Networks Yawn as Natural Gas Plummets
Last September, after Hurricanes Katrina and Rita devastated the Gulf Coast, the media regularly warned of rising natural gas prices and exploding heating bills. Yet, when these same energy costs plummeted a year later â€“ and utility companies announced large reductions in charges to consumers â€“ the networks paid little attention to the news.
On September 14, natural gas prices declined to their lowest point in two years. As reported by the Associated Press: â€śOctober natural gas futures fell 55.7 cents to settle at $4.892 per 1,000 cubic feet on the New York Mercantile Exchange. The last time front-month natural gas futures settled below $5 was Sept. 16, 2004.â€ť
This is certainly good news for those who use natural gas as a heating fuel: â€śResidential and industrial consumers of natural gas will no doubt appreciate natural gas prices that are more than 50 percent lower than a year ago.â€ť
A number of energy utility companies around the country have already declared price cuts. This is true of NStar Gas, which announced Friday that â€śresidential customers will pay on average $38 a month less than they did last winter under proposed rates that would take effect Nov. 1.â€ť
Folks in Colorado are also going to get some relief this winter according to the Rocky Mountain News: â€śXcel also requested a 48 percent to 50 percent reduction in the price of natural gas it will charge customers in October compared with the same month a year earlier.â€ť Utility companies in Iowa, Michigan, and Pennsylvania have given similar news to their customers.
Yet only one of the three broadcast networks bothered to report Thursdayâ€™s huge decline in natural gas prices. ABCâ€™s Charles Gibson had this to say on the September 14 â€śWorld Newsâ€ť: â€śWith colder weather on the way, there is welcome news tonight for the more than 60 million American homes that heat with natural gas. Bills should be lower this winter. Word of record supply pushed futures prices to a two-year low today.â€ť
To be sure, the broadcast networks werenâ€™t so uninterested in natural gas prices last September when they were on the rise. On Sept. 21, 2005, â€śWorld News Tonightâ€ť did an entire segment on how Katrina was going to impact energy costs, inviting on an energy industry analyst who stated: â€śNatural gas prices this winter are going to be probably the highest in history. Consumers will be seeing heating bills that they've never seen before.â€ť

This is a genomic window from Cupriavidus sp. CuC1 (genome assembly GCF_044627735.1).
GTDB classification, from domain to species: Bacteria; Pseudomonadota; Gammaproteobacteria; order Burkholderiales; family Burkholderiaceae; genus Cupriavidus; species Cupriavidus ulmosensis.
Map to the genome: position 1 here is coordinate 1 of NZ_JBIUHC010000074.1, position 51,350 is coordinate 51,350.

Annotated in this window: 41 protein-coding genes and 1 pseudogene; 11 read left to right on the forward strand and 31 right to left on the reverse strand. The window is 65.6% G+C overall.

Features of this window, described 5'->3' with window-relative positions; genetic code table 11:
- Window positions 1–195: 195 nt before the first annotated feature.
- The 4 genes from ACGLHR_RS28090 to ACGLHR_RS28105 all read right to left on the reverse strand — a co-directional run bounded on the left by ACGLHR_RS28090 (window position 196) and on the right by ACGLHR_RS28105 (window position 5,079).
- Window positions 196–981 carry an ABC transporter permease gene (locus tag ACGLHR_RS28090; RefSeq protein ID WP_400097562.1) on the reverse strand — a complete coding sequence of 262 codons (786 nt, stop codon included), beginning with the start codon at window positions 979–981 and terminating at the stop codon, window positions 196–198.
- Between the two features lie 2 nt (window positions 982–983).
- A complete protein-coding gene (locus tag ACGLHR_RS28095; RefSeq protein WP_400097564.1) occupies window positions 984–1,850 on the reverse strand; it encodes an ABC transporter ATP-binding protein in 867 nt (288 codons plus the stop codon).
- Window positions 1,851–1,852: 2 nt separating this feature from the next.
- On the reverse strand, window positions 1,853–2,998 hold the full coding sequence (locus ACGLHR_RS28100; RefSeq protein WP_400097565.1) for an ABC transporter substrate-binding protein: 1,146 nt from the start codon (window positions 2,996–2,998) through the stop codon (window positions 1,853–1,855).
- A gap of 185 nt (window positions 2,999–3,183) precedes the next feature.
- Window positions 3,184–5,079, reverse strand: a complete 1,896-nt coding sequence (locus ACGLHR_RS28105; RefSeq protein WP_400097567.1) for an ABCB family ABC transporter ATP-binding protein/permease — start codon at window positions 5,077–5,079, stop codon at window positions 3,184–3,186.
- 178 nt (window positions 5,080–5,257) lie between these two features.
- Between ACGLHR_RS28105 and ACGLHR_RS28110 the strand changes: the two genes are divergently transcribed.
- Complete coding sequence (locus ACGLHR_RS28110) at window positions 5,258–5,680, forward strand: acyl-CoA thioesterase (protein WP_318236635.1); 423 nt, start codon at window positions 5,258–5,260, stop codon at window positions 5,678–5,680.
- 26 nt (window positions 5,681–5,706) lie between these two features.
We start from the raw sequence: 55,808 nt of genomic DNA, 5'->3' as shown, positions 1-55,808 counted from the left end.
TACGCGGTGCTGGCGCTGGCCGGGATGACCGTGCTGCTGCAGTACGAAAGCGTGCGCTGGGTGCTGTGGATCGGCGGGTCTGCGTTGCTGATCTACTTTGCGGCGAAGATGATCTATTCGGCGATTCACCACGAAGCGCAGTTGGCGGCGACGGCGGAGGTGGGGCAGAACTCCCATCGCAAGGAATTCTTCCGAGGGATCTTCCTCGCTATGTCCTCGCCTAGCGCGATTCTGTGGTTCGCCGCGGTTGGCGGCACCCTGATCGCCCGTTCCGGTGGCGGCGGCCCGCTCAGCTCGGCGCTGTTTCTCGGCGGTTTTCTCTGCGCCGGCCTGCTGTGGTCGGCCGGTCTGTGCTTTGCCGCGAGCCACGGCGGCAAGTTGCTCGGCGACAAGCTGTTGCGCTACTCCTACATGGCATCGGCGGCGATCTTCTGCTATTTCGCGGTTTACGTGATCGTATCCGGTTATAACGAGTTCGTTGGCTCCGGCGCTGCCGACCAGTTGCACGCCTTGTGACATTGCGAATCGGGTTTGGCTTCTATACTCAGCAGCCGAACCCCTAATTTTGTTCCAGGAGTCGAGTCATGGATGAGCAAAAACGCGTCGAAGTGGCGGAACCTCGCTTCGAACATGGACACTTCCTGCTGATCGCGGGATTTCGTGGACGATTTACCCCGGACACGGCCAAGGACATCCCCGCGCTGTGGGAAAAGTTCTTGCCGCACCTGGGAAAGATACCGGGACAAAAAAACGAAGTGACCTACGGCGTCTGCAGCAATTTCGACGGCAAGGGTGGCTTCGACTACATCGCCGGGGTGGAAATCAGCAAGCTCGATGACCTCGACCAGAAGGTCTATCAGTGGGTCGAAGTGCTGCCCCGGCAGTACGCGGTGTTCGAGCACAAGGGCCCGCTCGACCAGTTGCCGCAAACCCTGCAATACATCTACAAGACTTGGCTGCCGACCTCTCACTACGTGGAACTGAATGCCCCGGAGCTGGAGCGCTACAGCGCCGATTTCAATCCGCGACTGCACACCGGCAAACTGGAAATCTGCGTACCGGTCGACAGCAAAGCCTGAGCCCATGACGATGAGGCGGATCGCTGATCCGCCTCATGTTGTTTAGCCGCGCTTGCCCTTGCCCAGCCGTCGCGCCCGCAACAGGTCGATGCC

Though CBS chose not to report the good news on September 14, the network was surely interested in this issue last year when prices were heading higher. On the Sept. 9, 2005, â€śEvening News,â€ť correspondent Anthony Mason began a lengthy report on this subject: â€śThe dog may not be the only one barking at the heating oil man this winter after you get your bill. Heating oil prices are expected to jump more than 30 percent in the Northeast; Natural gas prices to soar more than 70 percent in the Midwest.â€ť
And, even as NBC chose not to share the great heating bill news with its viewers September 14, the network was all over this issue last year. Between the â€śTodayâ€ť show and the â€śNightly News,â€ť NBC did a total of nine reports last September on how Hurricanes Katrina and Rita were going to cause higher natural gas and heating bills.
Unfortunately, it appears that the networks pay attention to energy prices only when they are on the rise.
Noel Sheppard is a contributing writer to the Business & Media Institute, as well as a contributing editor for the Media Research Centerâ€™s NewsBusters.org. He welcomes feedback at firstname.lastname@example.org.